# What is the difference between bootstrapping and sampling in reinforcement learning?

I have come across a David Silver's slide which contains both the terms "bootstrapping" and "sampling". Is there any realistic example which helps me to understand the concepts better.

• You may need to reproduce and/or paraphrase some of the text from the slide to give enough context to answer. In RL, it is possible to have both bootstrapping and sampling occurring within a single update rule, and it is not clear whether you need the distinction made in that context or whether the context is e.g. Monte Carlo vs TD learning. – Neil Slater Apr 24 '18 at 7:22
• I just wanted to know the distinction between them in a general sense. @NeilSlater – James K J Apr 24 '18 at 20:13

## 2 Answers

I will try to answer this question conceptually and not technically so you get a grasp of the mechanisms in RL.

• Bootstrapping: When you estimate something based on another estimation. In the case of Q-learning for example this is what is happening when you modify your current reward estimation $r_t$ by adding the correction term $\max_a' Q(s',a')$ which is the maximum of the action value over all actions of the next state. Essentially you are estimating your current action value Q by using an estimation of the future Q. Neil has answered that in detail here.

• Sampling: Imagine samples as realizations (different values) of a function. Many times it is really difficult to estimate, or come up with an analytical expression, of the underlying process that generated your observations. However sampling values can help you determine lots of characteristics of the underlying generative mechanism and even make assumptions of its properties. Sampling can come in many forms in RL. For example, Q learning is a sampled-based point estimation of the optimal action value function (Bellman equation). In a world that your agent knows nothing you cannot use Dynamic Programming to determine the expected reward form every state. Thus, you need to sample "experience" from your world and estimate the expected reward from any state. In Policy Gradient methods in order to determine the gradient of your expected reward you need to sample trajectories over states and actions from a probability distribution as you cannot determine it analytically.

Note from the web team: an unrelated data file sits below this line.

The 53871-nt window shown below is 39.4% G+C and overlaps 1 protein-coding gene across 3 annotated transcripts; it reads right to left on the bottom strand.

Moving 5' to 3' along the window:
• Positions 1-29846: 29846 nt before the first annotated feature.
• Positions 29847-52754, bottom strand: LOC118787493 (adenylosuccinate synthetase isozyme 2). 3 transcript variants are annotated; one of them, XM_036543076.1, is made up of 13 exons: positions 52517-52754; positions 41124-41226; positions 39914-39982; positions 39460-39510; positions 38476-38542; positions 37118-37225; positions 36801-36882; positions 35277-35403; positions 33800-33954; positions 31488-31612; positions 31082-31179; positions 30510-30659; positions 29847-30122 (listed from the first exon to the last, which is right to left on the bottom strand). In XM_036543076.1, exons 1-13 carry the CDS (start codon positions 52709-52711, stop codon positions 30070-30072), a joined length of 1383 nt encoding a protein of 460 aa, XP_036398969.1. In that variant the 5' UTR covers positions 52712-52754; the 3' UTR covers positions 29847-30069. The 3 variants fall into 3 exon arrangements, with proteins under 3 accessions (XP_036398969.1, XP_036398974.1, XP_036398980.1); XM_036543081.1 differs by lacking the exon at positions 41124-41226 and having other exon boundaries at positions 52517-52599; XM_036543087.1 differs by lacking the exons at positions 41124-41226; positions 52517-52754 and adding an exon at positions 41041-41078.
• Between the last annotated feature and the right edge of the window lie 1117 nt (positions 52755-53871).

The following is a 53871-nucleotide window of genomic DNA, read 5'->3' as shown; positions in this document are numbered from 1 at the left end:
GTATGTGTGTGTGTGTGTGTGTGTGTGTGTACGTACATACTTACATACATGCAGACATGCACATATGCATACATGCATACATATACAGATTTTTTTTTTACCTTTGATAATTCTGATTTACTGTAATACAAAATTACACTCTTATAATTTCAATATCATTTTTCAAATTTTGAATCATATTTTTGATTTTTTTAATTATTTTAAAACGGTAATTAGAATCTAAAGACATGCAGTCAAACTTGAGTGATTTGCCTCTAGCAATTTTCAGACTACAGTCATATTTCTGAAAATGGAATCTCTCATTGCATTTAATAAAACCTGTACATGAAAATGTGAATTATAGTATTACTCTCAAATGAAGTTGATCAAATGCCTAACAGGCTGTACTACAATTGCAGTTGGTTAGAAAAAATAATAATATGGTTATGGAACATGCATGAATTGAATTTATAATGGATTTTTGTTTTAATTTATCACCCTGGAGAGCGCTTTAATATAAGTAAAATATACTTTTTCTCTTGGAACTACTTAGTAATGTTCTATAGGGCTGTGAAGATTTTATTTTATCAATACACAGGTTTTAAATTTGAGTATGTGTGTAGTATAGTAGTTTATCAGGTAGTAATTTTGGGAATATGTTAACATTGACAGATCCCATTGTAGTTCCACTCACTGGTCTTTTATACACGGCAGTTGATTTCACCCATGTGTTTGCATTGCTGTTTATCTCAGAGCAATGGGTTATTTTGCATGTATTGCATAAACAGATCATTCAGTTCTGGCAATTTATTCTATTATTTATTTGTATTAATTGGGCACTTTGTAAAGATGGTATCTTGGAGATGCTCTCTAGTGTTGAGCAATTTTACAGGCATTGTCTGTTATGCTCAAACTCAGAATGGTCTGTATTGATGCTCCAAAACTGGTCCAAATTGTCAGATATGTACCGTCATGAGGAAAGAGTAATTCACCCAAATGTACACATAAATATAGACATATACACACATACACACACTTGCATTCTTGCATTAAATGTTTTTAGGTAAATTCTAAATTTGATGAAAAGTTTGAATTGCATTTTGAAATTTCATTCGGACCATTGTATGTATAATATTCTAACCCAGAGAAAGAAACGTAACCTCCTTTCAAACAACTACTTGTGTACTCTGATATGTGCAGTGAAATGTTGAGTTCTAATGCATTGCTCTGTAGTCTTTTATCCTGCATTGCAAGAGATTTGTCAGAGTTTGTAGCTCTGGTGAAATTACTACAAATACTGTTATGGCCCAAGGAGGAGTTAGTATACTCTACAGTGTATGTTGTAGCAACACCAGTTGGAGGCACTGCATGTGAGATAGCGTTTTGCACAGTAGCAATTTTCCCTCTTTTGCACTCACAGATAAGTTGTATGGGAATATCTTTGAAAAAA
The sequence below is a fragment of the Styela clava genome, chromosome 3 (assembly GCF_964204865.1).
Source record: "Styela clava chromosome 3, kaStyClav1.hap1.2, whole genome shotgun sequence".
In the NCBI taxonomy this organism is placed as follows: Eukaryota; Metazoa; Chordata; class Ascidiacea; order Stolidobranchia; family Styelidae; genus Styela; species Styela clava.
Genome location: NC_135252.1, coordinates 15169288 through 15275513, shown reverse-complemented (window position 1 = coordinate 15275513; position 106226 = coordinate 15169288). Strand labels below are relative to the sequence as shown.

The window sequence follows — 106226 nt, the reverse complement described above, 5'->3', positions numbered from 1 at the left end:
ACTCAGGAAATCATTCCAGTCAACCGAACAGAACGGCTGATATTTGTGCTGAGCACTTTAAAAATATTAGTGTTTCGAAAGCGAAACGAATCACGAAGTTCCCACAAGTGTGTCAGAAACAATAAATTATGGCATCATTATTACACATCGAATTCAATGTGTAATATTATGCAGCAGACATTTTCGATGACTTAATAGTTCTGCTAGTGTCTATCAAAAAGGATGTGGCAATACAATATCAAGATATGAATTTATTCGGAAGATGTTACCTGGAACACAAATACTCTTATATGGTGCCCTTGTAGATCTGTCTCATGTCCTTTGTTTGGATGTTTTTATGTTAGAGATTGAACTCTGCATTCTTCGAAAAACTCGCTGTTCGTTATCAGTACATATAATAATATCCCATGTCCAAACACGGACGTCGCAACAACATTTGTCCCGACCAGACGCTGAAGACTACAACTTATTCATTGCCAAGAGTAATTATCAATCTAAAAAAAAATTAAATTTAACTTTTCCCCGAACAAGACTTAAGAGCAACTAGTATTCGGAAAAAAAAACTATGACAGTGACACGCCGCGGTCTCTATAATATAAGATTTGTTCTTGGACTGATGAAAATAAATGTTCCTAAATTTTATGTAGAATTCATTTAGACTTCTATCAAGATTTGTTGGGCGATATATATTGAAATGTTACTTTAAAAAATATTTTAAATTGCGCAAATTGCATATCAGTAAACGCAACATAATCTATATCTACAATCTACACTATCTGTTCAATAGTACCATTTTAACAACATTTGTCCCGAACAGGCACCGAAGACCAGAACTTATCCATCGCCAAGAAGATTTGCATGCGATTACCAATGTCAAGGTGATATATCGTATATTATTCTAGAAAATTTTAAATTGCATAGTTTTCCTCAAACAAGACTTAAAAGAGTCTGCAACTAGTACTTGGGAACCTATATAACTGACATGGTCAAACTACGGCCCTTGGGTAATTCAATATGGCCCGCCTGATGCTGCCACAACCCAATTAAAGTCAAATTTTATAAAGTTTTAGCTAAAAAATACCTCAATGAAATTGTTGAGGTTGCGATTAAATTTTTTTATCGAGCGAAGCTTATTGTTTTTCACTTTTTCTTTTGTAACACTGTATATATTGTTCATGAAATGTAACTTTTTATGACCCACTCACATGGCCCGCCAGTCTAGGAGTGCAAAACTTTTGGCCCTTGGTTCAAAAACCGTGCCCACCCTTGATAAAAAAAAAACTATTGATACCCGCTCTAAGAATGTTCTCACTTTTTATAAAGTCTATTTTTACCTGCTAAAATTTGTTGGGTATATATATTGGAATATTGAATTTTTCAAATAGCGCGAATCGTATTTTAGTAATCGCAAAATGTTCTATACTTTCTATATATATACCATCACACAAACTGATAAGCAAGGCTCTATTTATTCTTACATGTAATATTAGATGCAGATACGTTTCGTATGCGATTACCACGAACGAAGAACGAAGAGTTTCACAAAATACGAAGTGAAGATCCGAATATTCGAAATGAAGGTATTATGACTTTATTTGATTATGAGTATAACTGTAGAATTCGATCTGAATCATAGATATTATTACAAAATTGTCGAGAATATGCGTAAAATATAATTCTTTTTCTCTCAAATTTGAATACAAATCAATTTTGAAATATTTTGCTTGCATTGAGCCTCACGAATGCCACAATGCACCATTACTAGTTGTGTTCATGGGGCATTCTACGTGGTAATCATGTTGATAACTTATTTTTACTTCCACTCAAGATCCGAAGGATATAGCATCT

Hope this helps!

• In the context of RL as I explain above sampling comes in many forms. I am not quite sure why what you suggest would be useful. You will always receive a reward from the environment (which is a sample), why not using it? – Constantinos Feb 19 '19 at 0:54
• Bootstrapping needs just a single transition, or a single tuple (state, action, next_state, reward) in order to perform a value (Q-value) update; thus learning can occur without a full episode of transitions. This is used in Q-learning type recursions. Since we are not waiting for a full episode to make an update, playing can be intertwined with learning. In this kind of learning, we may have a stochastic policy (say, epsilon greed), where we are using the maximum Q-value in the next state to update the current Q-value, but we may not have to take the action that actually maximizes the Q function when we get to that next state. As such, we call Q-learning an off-policy method, since learning is not guided by the policy.

• Sampling requires several transitions or even a full episode (sequence of transitions from initial state to terminating state) in order to perform the update. Since we hope to learn a policy, and the update is done for a single episode, we must follow the same policy throughout the episode before we can improve it (or update it). This is called policy iteration, and is use in Monte-Carlo learning, and it is on-policy because the policy guides the learning process. Because the episode must end before an update is done, learning would be very slow if episodes consists of so many transitions; thus the method cannot be used for non-episodic tasks (like games with infinite horizons).